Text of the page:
Novell Cool Solutions

To lock or not to lock?



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October 27, 2005 2:34 pm

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There’s a story on CNET reporting on Matthew Szulik’s conversation with Geoffrey Moore at Vortex. I wonder if Szulik’s emphasis this week on avoiding lock-in has anything to do with the BusinessWeek article (see last Friday’s post) on Novell. Red Hat got credit in that piece for its growth, but also was positioned as potentially too dominant in the Linux arena: “The worry is that Red Hat will become just as dominant in Linux as Microsoft has become with its Windows operating system. That would eliminate one of the key attractions of Linux, and may make corporate customers less willing to rely on the operating system for their servers.” Needless to say, that’s not something Novell wants to see. We have consistently argued that competition is good for any market, including commercial open source. Both hardware vendors and ISVs prefer competition in any market segment to prevent one vendor for exercising too much market power (IBM says as much in the BusinessWeek piece). Ultimately, of course, it’s customers who benefit from competition, since they get better technology at better prices. What do people think on this issue? Do market forces “guarantee” competition in the Linux arena or could there be a Linux Microsoft?

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Categories: Expert Views, PR Blog

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19 Comments

  1. By:Neil Ritchie

    Competition, and more importantly, choice is a good thing. I was talking to a Microsoft-trained colleague about the strength of open source and the importance of choice, no matter what the alternatives are. We both reached agreement that a Microsoft-only world would be frightening – just imagine doing business where you know that every other competitor, supplier or partner is using the same products as you; resulting in a world where everyone is exposed to the same risks, security holes & urgent patching. What if one major flaw existed that could bring down over 90% of businesses? Scary thought. More choice is good!

  2. By:George

    http://www.linux.org/dist/list.html lists 369 different Linux distributions. That’s a surfeit of choice. However that would seem to undermine the contention that Novell is a necessary counterweight to Red Hat.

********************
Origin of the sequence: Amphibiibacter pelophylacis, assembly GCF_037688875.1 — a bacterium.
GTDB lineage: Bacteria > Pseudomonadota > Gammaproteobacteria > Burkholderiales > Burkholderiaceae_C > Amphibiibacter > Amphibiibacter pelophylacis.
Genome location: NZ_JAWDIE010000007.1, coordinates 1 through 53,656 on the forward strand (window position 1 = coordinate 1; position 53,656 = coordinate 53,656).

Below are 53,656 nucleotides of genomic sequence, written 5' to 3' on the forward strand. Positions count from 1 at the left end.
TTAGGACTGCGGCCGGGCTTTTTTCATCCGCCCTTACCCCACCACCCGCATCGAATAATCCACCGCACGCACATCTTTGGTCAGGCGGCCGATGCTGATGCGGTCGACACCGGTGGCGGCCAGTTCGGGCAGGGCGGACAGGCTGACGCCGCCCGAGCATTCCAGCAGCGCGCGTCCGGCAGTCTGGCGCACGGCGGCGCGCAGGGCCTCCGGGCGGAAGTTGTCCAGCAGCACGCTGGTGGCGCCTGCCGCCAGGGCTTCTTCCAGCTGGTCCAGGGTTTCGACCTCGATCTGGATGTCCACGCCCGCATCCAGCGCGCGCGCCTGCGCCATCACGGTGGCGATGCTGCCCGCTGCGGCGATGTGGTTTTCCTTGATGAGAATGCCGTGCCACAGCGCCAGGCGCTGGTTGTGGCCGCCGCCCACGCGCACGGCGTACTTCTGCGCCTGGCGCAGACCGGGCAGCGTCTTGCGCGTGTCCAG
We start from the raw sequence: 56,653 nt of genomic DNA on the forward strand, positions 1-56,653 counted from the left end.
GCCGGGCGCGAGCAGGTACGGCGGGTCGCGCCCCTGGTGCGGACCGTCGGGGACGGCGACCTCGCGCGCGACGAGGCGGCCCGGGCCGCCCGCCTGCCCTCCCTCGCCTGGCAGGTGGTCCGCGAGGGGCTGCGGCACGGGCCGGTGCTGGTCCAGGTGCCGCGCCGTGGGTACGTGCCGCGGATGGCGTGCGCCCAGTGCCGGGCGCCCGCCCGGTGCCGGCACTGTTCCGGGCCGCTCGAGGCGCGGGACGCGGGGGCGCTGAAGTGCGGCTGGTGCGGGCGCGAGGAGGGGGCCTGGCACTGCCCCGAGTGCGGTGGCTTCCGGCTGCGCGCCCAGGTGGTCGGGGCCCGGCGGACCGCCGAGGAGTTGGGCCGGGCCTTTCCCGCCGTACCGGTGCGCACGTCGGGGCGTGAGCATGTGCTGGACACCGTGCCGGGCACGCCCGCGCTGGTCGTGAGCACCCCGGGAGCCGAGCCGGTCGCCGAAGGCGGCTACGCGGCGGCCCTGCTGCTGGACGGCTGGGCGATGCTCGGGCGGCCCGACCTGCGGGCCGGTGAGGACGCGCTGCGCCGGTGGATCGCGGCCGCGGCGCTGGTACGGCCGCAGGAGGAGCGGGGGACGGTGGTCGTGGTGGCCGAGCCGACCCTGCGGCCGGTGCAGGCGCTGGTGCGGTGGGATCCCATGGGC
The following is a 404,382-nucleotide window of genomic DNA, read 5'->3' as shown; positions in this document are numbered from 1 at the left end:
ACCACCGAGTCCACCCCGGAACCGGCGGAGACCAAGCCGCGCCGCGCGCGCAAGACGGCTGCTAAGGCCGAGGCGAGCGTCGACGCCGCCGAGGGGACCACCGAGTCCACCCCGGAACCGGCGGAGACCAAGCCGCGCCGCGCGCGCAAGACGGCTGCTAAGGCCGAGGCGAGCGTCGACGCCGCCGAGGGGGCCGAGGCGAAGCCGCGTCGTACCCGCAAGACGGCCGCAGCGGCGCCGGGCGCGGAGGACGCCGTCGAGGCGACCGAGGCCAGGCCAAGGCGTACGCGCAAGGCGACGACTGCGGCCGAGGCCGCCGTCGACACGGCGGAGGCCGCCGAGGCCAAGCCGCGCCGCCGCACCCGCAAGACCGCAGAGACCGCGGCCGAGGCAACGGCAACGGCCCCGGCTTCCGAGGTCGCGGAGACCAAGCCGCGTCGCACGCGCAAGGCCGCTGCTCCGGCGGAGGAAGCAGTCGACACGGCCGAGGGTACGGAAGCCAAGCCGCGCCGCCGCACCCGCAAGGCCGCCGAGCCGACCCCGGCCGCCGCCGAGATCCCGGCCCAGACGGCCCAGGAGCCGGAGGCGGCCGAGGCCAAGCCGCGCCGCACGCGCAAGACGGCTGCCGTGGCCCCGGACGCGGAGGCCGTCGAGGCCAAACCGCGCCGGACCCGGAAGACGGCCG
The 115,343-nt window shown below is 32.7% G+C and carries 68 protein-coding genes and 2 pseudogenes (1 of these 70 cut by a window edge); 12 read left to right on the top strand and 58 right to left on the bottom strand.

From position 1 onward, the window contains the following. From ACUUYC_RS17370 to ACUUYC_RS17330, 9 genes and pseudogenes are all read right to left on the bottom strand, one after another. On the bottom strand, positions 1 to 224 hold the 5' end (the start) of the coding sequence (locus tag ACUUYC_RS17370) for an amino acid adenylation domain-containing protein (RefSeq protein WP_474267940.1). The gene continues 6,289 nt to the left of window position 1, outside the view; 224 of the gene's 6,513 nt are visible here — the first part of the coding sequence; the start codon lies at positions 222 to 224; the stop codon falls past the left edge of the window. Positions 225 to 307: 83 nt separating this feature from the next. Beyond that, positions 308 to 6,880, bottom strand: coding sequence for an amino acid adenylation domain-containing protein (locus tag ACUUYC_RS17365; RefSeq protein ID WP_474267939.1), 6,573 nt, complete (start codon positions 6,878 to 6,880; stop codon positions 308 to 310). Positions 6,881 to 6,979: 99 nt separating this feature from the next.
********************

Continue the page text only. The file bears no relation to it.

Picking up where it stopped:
3. By:Anonymous

    Yep, there’s no question that there are plenty of Linux distros out there, many of which are of good quality. But I’m talking about commercially successfully distros, meaning, essentially, distros that have the combination of support, training, technical features, indemnification, and other things that will get companies to pay money to a vendor, as opposed to downloading a free distro. Today, it’s generally acknowledged that Novell and Red Hat are the two leading commercial distros, based on global revenue. Presumably, this is being driven by the desire of the market to have choice in the commercial Linux space, while also avoiding too much fragmentation, a’ la Unix.

  4. By:George

    RE: “But I’m talking about commercially successfully distros, meaning, essentially, distros that have the combination of support, training, technical features, indemnification, and other things that will get companies to pay money to a vendor” – Sounds like a good strategy. Where’s the execution?
    India’s Canara Bank just announced that it’s migrating 1000 servers and 10,000 desktops from netware/DOS to Redhat Linux.
    http://www.infoworld.com/article/05/10/17/HNindianbanklinux_1.html
    Where are the equivalent wins of the larger player, Novell?
    Furthermore, if scale matters, Red Hat’s bulking up while you are apparently about to reduce headcount. These trends imply that your theoretical strategic advantage is eroding, unless you can rapidly alter the situation.
    I hope to see some dramatically improved figures regarding Linux server and seat sales, client wins and perhaps upstack sales in the coming weeks.
    A win outside of the Netware install base would be welcome. I think that poaching a significant Red Hat or Microsoft client would be something that’s fair to expect by this point in the game. After all, they’re both poaching your clients.

  5. By:Jacob

    I think that Novell Inc is in the perfect position again, they are given a chance to take a good deal of the Linux marketshare. I think that the playing field is fair as of now. I want Suse to come out ahead because I like it best, but, as long as the competition is not more innovative. Novell has a bigger engineering base, and Netware has been around longer, we will just see who the better businessmen are.

  6. By:Anonymous

    One takeaway from Red Hat that Jack Messman mentioned in our last earnings call was Bear Stearns, but they aren’t a press reference, so you won’t see stories on that. We’ve had some success with Microsoft takeaways (here’s a recent one), as well, although most moves to Linux that we’ve seen, consistent with industry analysts reports, are from Unix.